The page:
The difference between the old-school, which was admittedly, relatively shabby and the new high-tech, millions spent on, robotic and laser measuring equipment was incredible.

My main take-away from the day is that Lotus, contrary to some beliefs on the web, are working VERY VERY hard, in a very difficult global market, to get all the cars out as originally promised this year. This is seen in the investment in both the tech and the staffing levels.

I was utterly amazed at the laser focused body panel checker. The car gets checked over to a fraction of a millimetre by a 360 degree laser guided machine. This checks that every single Emira off the line is exactly the same. This ensures that each car has remarkably exacting panel-gaps and alignment. They do this once the chassis gets bonded to the body and once after competition as a double check.

This ethos of quality control and double checking carried on throughout the whole process which was broken down on the tour. We saw the seats, although Pre-Production, looking much deeper and body encompassing, the front, nappa leather covered fascia which was rock solid, and just how everything comes together in a well thought out way.

What we didn't see was the actual wheels. We saw i4 engines and the automatic V6.

Conclusion - The final build quality will match the Germans, perhaps improve on them in some areas. I feel very rest assured on this.



The Colours

Okay, okay. This is the bit most want to know about. Tom and I saw all of the FE colours in the flesh, though only the Magma Red was seen in both direct sunlight and shade conditions.

My thoughts, Tom will add his own.

First impression.. It now ALL makes sense. People have often mentioned "why didn't they just release the FE in traditional colours that we all know and like".

It was immediately clear to me that Lotus wanted to show just how damn good the paint is and also to exude prestige and class. Shadow Grey is perhaps the most similar and standard to other makers and the Seneca Blue, somewhat comparable to other cars, has an ability to look both interestingly pastel and metallic. The other colours are full of depth and quite unique.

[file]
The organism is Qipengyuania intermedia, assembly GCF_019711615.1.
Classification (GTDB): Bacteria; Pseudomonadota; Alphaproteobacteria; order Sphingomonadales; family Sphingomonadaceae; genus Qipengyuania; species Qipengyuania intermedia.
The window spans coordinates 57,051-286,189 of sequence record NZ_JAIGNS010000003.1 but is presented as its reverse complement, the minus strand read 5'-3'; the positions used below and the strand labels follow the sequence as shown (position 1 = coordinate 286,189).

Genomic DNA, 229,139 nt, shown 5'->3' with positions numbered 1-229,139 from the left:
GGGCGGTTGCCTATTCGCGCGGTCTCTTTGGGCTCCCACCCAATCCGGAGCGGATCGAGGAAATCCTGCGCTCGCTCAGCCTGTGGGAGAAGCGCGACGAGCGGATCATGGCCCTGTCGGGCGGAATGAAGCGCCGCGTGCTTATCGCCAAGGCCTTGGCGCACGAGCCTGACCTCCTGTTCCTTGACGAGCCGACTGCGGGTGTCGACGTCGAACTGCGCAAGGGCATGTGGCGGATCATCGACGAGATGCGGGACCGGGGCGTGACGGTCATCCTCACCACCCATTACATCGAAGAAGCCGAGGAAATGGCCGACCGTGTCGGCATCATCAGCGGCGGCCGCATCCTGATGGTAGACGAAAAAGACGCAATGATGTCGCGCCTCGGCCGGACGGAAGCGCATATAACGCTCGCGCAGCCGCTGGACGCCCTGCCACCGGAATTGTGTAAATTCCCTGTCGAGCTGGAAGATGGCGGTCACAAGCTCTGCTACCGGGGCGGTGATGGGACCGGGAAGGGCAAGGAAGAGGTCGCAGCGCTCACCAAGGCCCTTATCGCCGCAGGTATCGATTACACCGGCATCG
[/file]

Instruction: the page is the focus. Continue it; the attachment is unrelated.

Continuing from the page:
Hethel Yellow - I would call this a classy yellow. It is yellow with a warmth to it. That English Mustard soft hue perhaps in one layer. Do not worry about this being the only non-metallic colour. it pops out the most of all of the colours, strikingly bold, yet luxuriant.

Magma Red - Wow. Ha. Better than I had even hoped. The colour travel on this is remarkable. The speckle in the metallic on this and the other metallic cars is amazing and really makes them stand out. This red I have not seen before. it is NOT Fire Red. It pops more in light, with a lovely gold fleck and the colour in the shade is rich and exudes quality.

Nimbus Grey - Ha. No grey on this car, except perhaps from space. it is a stunning colour which I would call Super LIght Bronze Silver. It has this bronzey, browny subtle tint which lifts it up from being 'just' a silver car. Again, Lotus have gone for a look or richness and quality. Stunning. If you have ordered this you will be blown away.

Dark Verdant - Yes, the clue is indeed in the name. It is very dark and I thought it was a black car until about 4 yards away from it. We shone light on it and the heavy fleck then really pops and I have a feeling it will feel the most prestige colour of all but it is dark, no getting away from that. Personally, I would not get a black roof with this colour. I think it would look great with silver wheels as complete contrast package to drop jaws.

Other colours - well, we saw a white car which would possibly be THE colour to go for on the next editions such is the powerful play of white on black. We saw a black car, which still suited it, and we saw a Ferrari Red car, again fabulous and likely to make it to the next edition options.

We also saw a car with the black pack roof.

Suspension

A major point of confusion amongst us, this was helped greatly by their development driver, Dries, an endearing Belgian chap who knows the car inside out, is which suspension to go for - Sports or Touring.

@TomE and I had a great chat with him and we pretty much have come to the same conclusion.

Touring - Most ideal for most people. Absolutely perfect for those who will use the car as a daily driver and it is there only car. Still capable on track.

Sports - More feel but the odd road bump will be felt more. Perfect for those who will have the car as a 2nd or 3rd car. More relevant if you will track the car occasionally.



All in all, a fabulous day out and we learned a huge amount from all of our very engaging and honest hosts.

Personally, I came away even more confident (yes, possible